Posted by Steve Botham
May 12th, 2010 | No Comments »
A very good friend was trained at Sandhurst. He took a patrol out on night manoeuvres through a dense wood - trying to avoid being discovered by the enemy. His team came to a break in the woods and had to cross a road. This was a danger point threatening the patrol with discovery - and defeat - in the exercise. He gathered his men in a ditch by the side of the road, they synchronised watches and agreed that when he signalled them they would move quickly across the road, keeping low and throw themselves in the parallel ditch. The signal came, my friend kept low, crossed the road and flung himself in the ditch, only to find the rest of his patrol were still in place where he had left them. He was a leader without followers. However clear or urgent his instructions had been he was in one place and his team were in another.
Ira Challeff created the term “followership”. As my friend’s story illustrates, it is the actions of followers that determine the success of a leader. We were fortunate enough to spend some time with Ira recently. He describes follower as a role not a personality type. We decide whether to take that role. As Ira points out people do not like to describe themselves as a follower. We may be reluctant followers, we may be compliant followers - or we may be courageous followers. Ira points to the well-chronicled failures of followers - failure to pass on important information, failure to challenge wrong decisions, failure to respond to challenges. Followers were ineffective in Enron, Andersons, Lehman Brothers - but of course, the reason for that failure is strongly linked to the leadership culture. Effective leaders engage followers, they encourage and actively enable openness and challenge. they respond positively to the bad news or the reality checks that come from further down the organisation. In turn this leads to empowered followers who have the confidence to make decisions, be proactive, be innovative - and support the success of the organisation.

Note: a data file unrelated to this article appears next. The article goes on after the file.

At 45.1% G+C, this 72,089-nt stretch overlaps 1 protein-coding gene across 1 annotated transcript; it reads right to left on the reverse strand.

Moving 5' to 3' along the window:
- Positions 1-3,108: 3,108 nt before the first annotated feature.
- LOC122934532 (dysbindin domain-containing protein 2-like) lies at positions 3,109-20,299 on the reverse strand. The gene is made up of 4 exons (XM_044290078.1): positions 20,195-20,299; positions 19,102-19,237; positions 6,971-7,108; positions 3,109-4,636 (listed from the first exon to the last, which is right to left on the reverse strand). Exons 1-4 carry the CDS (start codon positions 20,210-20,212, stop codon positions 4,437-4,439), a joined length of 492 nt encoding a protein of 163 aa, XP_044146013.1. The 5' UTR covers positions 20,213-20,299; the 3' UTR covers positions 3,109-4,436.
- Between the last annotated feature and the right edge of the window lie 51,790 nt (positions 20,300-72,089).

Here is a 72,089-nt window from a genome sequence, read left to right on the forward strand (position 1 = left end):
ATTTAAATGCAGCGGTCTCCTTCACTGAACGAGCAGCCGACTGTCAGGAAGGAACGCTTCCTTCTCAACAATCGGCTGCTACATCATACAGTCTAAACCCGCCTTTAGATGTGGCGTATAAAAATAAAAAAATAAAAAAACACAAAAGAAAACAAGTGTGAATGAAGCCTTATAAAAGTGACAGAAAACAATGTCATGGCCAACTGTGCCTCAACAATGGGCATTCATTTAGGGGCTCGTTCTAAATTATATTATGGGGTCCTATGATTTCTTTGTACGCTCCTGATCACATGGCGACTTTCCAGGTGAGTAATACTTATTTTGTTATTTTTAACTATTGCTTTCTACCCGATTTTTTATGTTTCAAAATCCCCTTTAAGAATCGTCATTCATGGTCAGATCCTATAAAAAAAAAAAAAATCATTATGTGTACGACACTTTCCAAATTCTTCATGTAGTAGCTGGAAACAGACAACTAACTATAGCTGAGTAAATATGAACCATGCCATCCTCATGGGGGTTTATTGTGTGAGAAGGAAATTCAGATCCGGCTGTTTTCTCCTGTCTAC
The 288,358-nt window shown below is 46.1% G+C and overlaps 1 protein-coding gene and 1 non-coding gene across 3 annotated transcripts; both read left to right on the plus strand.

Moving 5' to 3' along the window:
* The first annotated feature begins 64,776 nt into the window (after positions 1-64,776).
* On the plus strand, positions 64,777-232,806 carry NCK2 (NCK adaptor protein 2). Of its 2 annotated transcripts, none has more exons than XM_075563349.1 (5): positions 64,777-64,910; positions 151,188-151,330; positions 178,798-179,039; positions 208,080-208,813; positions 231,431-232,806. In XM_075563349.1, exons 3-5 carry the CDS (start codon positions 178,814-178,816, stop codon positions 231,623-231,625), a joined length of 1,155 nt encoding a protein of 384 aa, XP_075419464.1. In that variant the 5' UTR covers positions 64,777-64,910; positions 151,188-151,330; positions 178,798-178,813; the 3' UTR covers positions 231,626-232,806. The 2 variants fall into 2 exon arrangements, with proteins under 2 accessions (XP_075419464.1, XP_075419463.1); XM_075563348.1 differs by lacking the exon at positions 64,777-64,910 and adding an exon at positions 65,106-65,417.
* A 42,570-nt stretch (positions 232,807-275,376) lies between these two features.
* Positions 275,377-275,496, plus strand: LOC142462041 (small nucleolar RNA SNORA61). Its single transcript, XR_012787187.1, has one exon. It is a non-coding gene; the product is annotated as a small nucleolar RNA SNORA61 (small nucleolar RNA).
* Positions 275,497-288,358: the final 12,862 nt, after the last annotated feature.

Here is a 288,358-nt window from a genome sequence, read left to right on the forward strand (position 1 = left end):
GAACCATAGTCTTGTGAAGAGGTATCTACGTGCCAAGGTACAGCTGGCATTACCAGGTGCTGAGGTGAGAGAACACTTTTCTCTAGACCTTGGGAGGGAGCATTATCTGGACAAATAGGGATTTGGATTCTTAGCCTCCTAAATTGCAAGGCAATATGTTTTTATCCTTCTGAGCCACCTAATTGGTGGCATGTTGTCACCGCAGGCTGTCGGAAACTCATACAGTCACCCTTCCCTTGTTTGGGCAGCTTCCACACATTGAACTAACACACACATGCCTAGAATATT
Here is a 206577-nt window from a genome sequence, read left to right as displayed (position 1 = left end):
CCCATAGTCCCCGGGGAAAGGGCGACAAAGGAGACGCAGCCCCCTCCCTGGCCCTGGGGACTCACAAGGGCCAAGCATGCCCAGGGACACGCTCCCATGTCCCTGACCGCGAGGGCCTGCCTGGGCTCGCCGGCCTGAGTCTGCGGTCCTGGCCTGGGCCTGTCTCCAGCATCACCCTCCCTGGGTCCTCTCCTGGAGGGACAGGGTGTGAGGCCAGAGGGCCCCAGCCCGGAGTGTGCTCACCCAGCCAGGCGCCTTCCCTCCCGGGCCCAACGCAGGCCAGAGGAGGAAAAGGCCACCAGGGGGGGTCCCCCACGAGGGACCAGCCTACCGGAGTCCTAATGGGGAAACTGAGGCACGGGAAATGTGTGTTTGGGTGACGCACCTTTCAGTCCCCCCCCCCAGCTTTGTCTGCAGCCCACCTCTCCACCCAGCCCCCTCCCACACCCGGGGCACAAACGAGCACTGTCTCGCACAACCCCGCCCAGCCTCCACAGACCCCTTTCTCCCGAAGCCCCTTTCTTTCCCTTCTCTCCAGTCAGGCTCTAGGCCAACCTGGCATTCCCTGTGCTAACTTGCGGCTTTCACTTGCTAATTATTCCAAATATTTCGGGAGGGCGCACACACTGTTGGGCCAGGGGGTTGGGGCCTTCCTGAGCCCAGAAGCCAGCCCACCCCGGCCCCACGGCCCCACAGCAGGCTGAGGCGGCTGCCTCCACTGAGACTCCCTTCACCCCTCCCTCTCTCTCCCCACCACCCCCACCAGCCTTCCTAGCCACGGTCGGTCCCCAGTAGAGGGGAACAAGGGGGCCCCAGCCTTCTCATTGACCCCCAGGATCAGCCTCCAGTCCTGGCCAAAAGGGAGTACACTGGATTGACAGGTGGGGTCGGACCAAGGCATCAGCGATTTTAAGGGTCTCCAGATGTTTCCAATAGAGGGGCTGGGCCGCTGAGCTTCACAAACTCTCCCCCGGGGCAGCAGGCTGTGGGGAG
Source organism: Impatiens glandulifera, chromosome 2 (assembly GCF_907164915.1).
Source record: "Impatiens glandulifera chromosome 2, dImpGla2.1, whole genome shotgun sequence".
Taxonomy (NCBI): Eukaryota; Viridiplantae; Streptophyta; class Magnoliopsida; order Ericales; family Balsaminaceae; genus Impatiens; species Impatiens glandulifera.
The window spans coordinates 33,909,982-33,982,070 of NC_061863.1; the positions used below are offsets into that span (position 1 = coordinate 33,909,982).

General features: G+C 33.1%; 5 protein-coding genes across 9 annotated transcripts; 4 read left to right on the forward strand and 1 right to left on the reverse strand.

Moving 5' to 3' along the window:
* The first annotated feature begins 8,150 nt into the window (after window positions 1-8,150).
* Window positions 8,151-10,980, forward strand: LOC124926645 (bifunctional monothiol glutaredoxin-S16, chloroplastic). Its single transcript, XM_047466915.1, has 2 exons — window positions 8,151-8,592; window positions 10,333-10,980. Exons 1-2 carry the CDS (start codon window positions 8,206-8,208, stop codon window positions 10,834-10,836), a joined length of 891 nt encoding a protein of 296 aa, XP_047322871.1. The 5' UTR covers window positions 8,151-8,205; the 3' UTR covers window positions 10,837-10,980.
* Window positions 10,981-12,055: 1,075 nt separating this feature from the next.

In times of challenge and change it is so easy (and tempting) to revert to a command and control style of leadership. This creates compliant followers. The more courageous leader wants to tap into the passion and intelligence of their teams, to find the new and more effective ways of working, to have front line staff who can be powerful ambassadors for the organisation. Ira’s book ‘Courageous Followers’ gives a refreshing insight into the impact of leadership - it is an essential read whether you are on night manoeuvres or have bigger battles to fight in the day to day challenges of enabling organisation change.